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The term township generally means the district or area associated with a town. However in some systems no town needs to be involved. The specific use of the term to describe political subdivisions has varied by country, usually to describe a local rural or semi-rural government within the country itself.
Atlantic Canada 
The historic colony of Nova Scotia (present-day Nova Scotia, New Brunswick, and Prince Edward Island) used the term township as a subdivision of counties. In Prince Edward Island's case, the colonial survey of 1764 established 67 townships, known as lots, and 3 royalties, which were grouped into parishes, and hence into counties; the townships were geographically and politically the same. In New Brunswick, parishes have taken over as the present-day subdivision of counties, whereas present-day Nova Scotia uses districts where appropriate.
In Ontario, there are both geographic and political townships. Most of Ontario, except for the sparsely populated far north, is subdivided into geographic townships. These are used primarily for geographic purposes, such as land surveying, natural resource exploration and tracking of phenomena such as forest fires or tornados.
A political or municipal township is an incorporated municipality consisting of one or more geographic townships united as a single entity with a single municipal administration, usually consisting of one or more communities that are not incorporated for various reasons. Often rural counties are subdivided into townships. In some places, usually if the township is in a county rather than in a regional municipality, the head of a political township is called a reeve, not a mayor. However, this distinction is changing as many rural townships are replacing the title reeve with mayor to reduce confusion. A few townships keep both titles and designate mayor as the head of the municipal council and use the title reeve to denote the representative to the upper tier (usually county) council.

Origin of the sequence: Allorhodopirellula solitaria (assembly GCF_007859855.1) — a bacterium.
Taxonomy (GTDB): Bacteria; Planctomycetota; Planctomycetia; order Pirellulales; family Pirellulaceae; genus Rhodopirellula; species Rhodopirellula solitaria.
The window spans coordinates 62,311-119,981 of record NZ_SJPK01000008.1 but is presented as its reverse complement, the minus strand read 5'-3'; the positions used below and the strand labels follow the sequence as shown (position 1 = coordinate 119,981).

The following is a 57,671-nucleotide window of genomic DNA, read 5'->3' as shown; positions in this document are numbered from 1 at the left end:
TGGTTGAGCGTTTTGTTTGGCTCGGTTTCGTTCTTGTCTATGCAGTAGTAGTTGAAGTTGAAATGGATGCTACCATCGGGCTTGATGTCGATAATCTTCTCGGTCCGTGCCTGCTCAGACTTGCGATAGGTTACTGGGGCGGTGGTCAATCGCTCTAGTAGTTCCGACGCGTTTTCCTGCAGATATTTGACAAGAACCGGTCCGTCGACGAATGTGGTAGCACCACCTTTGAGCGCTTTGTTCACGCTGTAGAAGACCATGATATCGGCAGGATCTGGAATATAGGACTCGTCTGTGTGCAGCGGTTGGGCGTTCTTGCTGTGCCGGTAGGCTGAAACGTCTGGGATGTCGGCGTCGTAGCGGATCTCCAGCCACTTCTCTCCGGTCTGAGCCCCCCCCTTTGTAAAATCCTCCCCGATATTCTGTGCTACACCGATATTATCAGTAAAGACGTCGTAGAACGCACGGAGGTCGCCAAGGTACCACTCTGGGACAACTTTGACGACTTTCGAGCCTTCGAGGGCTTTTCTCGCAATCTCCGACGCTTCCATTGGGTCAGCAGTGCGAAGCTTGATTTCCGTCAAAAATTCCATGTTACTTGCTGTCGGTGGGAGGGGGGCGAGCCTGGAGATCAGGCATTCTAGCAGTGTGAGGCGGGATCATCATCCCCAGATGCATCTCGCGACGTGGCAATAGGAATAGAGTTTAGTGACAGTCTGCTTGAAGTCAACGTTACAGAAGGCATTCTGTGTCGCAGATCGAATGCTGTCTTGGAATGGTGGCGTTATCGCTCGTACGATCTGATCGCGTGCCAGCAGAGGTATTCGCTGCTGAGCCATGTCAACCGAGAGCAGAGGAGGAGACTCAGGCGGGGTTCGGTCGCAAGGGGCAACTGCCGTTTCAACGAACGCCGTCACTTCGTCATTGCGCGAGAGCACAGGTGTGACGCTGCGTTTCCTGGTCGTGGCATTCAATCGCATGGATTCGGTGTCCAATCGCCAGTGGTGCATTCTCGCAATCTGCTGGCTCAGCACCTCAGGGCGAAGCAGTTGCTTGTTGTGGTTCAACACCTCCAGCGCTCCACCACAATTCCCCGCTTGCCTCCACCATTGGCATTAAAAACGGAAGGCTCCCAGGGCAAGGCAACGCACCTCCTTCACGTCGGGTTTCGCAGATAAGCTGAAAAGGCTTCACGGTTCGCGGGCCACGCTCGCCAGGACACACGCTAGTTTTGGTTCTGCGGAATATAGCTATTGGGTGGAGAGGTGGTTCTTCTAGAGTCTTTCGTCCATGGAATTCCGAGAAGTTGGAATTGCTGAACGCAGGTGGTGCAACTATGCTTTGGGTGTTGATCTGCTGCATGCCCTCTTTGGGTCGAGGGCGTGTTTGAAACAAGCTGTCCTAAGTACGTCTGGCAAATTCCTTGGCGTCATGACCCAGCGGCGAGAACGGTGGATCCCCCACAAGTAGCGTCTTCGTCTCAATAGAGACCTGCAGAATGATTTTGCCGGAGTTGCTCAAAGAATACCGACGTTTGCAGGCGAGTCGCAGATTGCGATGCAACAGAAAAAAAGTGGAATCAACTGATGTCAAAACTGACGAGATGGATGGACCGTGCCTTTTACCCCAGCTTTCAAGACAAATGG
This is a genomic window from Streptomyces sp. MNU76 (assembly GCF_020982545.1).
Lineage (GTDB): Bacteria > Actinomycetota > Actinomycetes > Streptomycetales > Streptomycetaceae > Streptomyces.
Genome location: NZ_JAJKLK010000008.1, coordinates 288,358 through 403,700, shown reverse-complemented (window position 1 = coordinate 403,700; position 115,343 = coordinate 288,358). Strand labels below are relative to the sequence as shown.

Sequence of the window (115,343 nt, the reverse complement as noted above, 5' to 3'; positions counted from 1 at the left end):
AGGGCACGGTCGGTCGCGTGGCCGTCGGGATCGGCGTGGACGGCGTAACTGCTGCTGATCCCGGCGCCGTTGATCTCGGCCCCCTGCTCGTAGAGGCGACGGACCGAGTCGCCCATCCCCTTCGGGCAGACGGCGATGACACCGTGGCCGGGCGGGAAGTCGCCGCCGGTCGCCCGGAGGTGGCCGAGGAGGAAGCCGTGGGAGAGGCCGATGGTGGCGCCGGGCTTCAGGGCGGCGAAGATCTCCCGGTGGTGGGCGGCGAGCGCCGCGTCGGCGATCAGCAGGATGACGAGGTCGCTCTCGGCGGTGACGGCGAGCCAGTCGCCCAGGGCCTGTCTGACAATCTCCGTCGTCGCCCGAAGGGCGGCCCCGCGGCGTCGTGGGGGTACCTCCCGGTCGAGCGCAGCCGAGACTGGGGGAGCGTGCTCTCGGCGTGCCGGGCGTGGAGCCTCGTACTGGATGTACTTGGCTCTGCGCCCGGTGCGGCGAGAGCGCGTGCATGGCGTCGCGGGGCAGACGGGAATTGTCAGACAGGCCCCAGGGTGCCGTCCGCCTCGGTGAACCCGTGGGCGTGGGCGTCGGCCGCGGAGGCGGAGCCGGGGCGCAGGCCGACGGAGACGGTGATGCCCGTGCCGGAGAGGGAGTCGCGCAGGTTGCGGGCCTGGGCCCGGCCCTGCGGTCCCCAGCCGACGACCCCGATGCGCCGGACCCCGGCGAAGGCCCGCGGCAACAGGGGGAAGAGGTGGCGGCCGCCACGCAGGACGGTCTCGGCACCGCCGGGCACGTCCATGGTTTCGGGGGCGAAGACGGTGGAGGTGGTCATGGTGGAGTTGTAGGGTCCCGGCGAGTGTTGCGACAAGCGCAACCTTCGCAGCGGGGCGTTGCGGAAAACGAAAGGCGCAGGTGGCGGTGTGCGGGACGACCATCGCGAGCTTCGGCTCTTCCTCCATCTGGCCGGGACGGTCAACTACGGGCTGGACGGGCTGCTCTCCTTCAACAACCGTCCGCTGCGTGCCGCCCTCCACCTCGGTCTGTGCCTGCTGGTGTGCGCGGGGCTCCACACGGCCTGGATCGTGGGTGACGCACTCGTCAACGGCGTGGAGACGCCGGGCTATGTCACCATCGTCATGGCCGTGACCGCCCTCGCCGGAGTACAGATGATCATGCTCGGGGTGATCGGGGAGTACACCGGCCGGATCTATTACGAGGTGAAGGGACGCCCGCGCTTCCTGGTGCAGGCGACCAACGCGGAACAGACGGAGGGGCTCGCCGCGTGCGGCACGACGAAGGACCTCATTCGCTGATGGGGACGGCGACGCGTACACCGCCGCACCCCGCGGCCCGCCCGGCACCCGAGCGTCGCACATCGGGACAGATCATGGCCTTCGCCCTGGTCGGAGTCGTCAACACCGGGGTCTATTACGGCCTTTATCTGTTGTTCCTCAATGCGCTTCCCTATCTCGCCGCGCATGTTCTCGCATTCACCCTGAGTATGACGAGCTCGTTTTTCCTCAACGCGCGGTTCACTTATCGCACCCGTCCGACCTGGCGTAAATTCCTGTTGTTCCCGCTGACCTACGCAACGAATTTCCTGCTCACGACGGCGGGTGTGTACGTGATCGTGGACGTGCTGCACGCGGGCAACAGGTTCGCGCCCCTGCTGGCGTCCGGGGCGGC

The term "geographic township" is also used in reference to former political townships which were abolished or superseded as part of municipal government restructuring.
In Quebec, townships are called cantons and can also be political and geographic, similar to Ontario, although the geographic use is now very limited or not used at all. They were introduced after the British conquest primarily as a surveying unit. They were designated and cover most of the unattributed territory in Eastern Quebec and what is now known as the Eastern Townships, and later used in surveying the Outaouais and Saguenay-Lac-Saint-Jean regions. Townships often served as territorial basis for new municipalities, but township municipalities are no different from other types such as parish or village municipalities.
Western Canada 
In the Prairie provinces and parts of British Columbia, a township is a division of the Dominion Land Survey. Townships are (mostly) 6-by-6-mile (9.7 by 9.7 km) squares – about 36 square miles (93 km2) in area. These townships are not political units (although political boundaries often follow township boundaries), but exist only to define parcels of land in a relatively simple way. Townships are divided into 36 equal 1-by-1-mile (1.6 by 1.6 km) square parcels known as sections. In Saskatchewan, a political unit called a rural municipality in general is 3 townships by 3 townships in size, or 18 miles squared – about 324 square miles (840 km2).